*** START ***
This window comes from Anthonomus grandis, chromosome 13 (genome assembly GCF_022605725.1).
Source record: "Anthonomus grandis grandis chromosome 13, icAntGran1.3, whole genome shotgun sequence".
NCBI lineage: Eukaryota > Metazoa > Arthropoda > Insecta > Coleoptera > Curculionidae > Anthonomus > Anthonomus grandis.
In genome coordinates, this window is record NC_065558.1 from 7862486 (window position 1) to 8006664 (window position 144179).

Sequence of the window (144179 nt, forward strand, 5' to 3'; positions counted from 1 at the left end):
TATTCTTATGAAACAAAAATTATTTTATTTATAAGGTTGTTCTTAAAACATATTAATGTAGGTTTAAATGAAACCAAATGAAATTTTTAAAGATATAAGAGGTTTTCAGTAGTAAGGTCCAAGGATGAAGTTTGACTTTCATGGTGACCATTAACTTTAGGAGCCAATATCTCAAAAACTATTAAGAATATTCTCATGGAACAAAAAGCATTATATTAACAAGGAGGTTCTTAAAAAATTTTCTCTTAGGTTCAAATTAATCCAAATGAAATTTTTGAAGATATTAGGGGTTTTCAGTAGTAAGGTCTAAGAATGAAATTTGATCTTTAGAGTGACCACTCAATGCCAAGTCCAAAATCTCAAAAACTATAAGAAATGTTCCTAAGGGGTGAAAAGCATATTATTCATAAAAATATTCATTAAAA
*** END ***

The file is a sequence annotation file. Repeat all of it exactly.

This window comes from Anthonomus grandis, chromosome 13 (genome assembly GCF_022605725.1).
Source record: "Anthonomus grandis grandis chromosome 13, icAntGran1.3, whole genome shotgun sequence".
NCBI lineage: Eukaryota > Metazoa > Arthropoda > Insecta > Coleoptera > Curculionidae > Anthonomus > Anthonomus grandis.
In genome coordinates, this window is record NC_065558.1 from 7862486 (window position 1) to 8006664 (window position 144179).

Sequence of the window (144179 nt, forward strand, 5' to 3'; positions counted from 1 at the left end):
TATTCTTATGAAACAAAAATTATTTTATTTATAAGGTTGTTCTTAAAACATATTAATGTAGGTTTAAATGAAACCAAATGAAATTTTTAAAGATATAAGAGGTTTTCAGTAGTAAGGTCCAAGGATGAAGTTTGACTTTCATGGTGACCATTAACTTTAGGAGCCAATATCTCAAAAACTATTAAGAATATTCTCATGGAACAAAAAGCATTATATTAACAAGGAGGTTCTTAAAAAATTTTCTCTTAGGTTCAAATTAATCCAAATGAAATTTTTGAAGATATTAGGGGTTTTCAGTAGTAAGGTCTAAGAATGAAATTTGATCTTTAGAGTGACCACTCAATGCCAAGTCCAAAATCTCAAAAACTATAAGAAATGTTCCTAAGGGGTGAAAAGCATATTATTCATAAAAATATTCATTAAAA